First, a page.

DBRS in a report released today that credit card delinquency and default rates continued to drop in the third quarter, except for a slight increase in the sub-sector of retail. Retail credit cards are those that can only be used at the stores where they were issued.

A gradual overall decline in credit card defaults started in mid 2010, the rating agency added. 

The payment rates on bank cards also continued to rise while those of retail cards have been generally stable. However, they experienced a slight drop in the past few months.

DBRS said that the average default rate for banks is now at 3.11%, 20 basis points below the level of last quarter, and a good deal lower than the 3.7% default rate posted at the start of the recession in January 2007.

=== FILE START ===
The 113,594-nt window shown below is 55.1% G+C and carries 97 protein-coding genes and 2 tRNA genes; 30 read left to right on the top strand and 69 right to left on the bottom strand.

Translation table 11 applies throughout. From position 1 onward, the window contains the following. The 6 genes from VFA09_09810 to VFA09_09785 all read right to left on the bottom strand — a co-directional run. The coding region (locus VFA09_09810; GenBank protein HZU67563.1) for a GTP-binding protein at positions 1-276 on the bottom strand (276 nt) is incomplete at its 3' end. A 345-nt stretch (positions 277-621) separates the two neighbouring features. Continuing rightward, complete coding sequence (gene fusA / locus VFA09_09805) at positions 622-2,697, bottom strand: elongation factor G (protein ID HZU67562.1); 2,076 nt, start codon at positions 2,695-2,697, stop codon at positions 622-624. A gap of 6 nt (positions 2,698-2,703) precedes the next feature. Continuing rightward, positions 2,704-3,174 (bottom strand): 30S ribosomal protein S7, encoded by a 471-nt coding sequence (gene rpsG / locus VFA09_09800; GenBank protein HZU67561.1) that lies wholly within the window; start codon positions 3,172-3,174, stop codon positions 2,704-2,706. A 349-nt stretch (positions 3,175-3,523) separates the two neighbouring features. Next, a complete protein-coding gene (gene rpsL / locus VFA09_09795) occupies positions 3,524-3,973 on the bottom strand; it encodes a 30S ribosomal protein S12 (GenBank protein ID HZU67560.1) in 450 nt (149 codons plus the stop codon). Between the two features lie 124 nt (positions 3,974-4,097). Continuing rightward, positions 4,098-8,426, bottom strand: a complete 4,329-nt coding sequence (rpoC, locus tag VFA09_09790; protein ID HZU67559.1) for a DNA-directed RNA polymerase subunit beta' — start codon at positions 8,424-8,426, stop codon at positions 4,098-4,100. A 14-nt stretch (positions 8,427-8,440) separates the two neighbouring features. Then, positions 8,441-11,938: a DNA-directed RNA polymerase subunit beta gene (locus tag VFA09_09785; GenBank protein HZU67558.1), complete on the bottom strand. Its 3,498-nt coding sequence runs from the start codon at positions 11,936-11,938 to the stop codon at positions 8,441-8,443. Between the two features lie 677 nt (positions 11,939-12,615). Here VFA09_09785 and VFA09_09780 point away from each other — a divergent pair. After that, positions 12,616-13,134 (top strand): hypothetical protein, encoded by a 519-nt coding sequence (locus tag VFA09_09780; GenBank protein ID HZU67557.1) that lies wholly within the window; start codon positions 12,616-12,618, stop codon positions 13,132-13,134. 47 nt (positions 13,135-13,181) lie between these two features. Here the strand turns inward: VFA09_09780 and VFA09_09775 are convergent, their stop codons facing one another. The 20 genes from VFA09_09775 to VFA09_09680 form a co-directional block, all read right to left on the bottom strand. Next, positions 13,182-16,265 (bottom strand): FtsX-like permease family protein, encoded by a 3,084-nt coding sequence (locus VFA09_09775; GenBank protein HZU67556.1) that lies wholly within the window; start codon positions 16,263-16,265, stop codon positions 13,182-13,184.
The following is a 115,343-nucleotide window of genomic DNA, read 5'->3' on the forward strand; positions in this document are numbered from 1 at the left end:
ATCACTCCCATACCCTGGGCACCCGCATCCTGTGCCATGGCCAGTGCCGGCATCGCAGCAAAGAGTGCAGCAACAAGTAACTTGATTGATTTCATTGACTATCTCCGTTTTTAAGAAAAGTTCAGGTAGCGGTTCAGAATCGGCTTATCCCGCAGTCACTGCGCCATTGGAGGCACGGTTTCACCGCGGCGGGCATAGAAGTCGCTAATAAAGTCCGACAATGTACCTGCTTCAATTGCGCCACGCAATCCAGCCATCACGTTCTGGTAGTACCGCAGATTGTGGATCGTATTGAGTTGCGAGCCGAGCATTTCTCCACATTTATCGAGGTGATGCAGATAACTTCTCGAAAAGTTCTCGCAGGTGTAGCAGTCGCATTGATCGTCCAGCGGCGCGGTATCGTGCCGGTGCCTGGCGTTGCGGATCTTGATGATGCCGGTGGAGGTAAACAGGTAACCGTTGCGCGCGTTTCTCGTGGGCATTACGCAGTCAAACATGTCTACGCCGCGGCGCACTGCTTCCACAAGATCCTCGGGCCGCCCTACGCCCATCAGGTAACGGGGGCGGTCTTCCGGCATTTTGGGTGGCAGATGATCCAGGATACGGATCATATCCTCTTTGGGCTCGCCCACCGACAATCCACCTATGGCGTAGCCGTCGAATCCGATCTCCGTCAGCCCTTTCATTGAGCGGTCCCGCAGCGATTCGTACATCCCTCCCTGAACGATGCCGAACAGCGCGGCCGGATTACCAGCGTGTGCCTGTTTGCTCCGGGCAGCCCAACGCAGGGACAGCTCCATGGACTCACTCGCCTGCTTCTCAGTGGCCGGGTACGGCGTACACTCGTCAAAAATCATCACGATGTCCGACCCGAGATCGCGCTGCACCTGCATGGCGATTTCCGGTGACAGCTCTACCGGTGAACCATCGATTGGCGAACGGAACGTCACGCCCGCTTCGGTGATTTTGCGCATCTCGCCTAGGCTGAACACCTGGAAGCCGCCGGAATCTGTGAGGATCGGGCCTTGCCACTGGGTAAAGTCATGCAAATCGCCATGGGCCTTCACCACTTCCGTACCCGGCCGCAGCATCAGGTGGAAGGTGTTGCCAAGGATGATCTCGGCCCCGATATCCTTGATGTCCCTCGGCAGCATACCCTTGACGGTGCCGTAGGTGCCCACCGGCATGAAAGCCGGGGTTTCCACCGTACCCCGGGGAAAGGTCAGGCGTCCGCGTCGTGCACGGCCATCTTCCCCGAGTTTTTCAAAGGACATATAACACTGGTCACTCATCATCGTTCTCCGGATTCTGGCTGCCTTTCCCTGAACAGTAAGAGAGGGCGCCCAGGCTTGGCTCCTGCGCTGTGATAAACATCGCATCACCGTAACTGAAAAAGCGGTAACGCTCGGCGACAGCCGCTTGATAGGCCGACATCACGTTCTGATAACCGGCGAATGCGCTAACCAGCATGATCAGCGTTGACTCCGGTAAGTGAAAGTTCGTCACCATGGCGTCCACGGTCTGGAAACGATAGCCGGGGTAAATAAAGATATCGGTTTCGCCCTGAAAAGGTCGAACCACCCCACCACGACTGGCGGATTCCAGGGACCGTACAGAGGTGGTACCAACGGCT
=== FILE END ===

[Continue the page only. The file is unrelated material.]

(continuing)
The rate of seriously delinquent loans is 1.61%, which is a far cry from the 2.12% witnessed in January 2007.

The average default rate for retail cards dropped in the first two months of the quarter from 5.12% to 4.6%. In the most recent month, it rose back up to 5.01%.

The levels of seriously delinquent loans in the subsector have generally trended higher as well. DBRS said that the poorer performance of the retail area may be because of seasonality.

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